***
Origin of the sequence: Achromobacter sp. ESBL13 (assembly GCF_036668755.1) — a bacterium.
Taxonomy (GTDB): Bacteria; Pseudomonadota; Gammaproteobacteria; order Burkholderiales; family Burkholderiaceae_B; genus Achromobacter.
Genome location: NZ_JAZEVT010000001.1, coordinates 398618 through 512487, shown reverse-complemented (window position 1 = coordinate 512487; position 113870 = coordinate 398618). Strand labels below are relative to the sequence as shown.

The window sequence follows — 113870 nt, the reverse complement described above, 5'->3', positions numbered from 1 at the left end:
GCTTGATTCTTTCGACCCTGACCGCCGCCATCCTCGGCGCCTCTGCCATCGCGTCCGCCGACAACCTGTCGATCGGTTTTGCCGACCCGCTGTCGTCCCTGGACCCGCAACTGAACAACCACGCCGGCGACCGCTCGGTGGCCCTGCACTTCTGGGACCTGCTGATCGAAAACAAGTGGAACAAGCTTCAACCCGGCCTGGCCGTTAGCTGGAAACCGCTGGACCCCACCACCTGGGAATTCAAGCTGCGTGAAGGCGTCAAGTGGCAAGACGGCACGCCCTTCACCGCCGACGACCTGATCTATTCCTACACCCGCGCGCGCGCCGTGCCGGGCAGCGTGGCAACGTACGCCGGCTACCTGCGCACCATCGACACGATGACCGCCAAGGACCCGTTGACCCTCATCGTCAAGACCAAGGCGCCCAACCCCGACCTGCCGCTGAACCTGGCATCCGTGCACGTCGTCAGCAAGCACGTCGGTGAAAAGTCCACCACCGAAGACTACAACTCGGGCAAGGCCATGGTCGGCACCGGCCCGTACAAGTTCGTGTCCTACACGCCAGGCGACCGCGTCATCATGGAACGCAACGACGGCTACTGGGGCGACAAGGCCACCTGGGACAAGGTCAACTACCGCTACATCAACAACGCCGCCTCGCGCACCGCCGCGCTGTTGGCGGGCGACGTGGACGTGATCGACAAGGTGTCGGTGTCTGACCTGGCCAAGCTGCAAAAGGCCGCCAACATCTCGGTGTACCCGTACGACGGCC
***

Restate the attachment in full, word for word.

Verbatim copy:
Origin of the sequence: Achromobacter sp. ESBL13 (assembly GCF_036668755.1) — a bacterium.
Taxonomy (GTDB): Bacteria; Pseudomonadota; Gammaproteobacteria; order Burkholderiales; family Burkholderiaceae_B; genus Achromobacter.
Genome location: NZ_JAZEVT010000001.1, coordinates 398618 through 512487, shown reverse-complemented (window position 1 = coordinate 512487; position 113870 = coordinate 398618). Strand labels below are relative to the sequence as shown.

The window sequence follows — 113870 nt, the reverse complement described above, 5'->3', positions numbered from 1 at the left end:
GCTTGATTCTTTCGACCCTGACCGCCGCCATCCTCGGCGCCTCTGCCATCGCGTCCGCCGACAACCTGTCGATCGGTTTTGCCGACCCGCTGTCGTCCCTGGACCCGCAACTGAACAACCACGCCGGCGACCGCTCGGTGGCCCTGCACTTCTGGGACCTGCTGATCGAAAACAAGTGGAACAAGCTTCAACCCGGCCTGGCCGTTAGCTGGAAACCGCTGGACCCCACCACCTGGGAATTCAAGCTGCGTGAAGGCGTCAAGTGGCAAGACGGCACGCCCTTCACCGCCGACGACCTGATCTATTCCTACACCCGCGCGCGCGCCGTGCCGGGCAGCGTGGCAACGTACGCCGGCTACCTGCGCACCATCGACACGATGACCGCCAAGGACCCGTTGACCCTCATCGTCAAGACCAAGGCGCCCAACCCCGACCTGCCGCTGAACCTGGCATCCGTGCACGTCGTCAGCAAGCACGTCGGTGAAAAGTCCACCACCGAAGACTACAACTCGGGCAAGGCCATGGTCGGCACCGGCCCGTACAAGTTCGTGTCCTACACGCCAGGCGACCGCGTCATCATGGAACGCAACGACGGCTACTGGGGCGACAAGGCCACCTGGGACAAGGTCAACTACCGCTACATCAACAACGCCGCCTCGCGCACCGCCGCGCTGTTGGCGGGCGACGTGGACGTGATCGACAAGGTGTCGGTGTCTGACCTGGCCAAGCTGCAAAAGGCCGCCAACATCTCGGTGTACCCGTACGACGGCC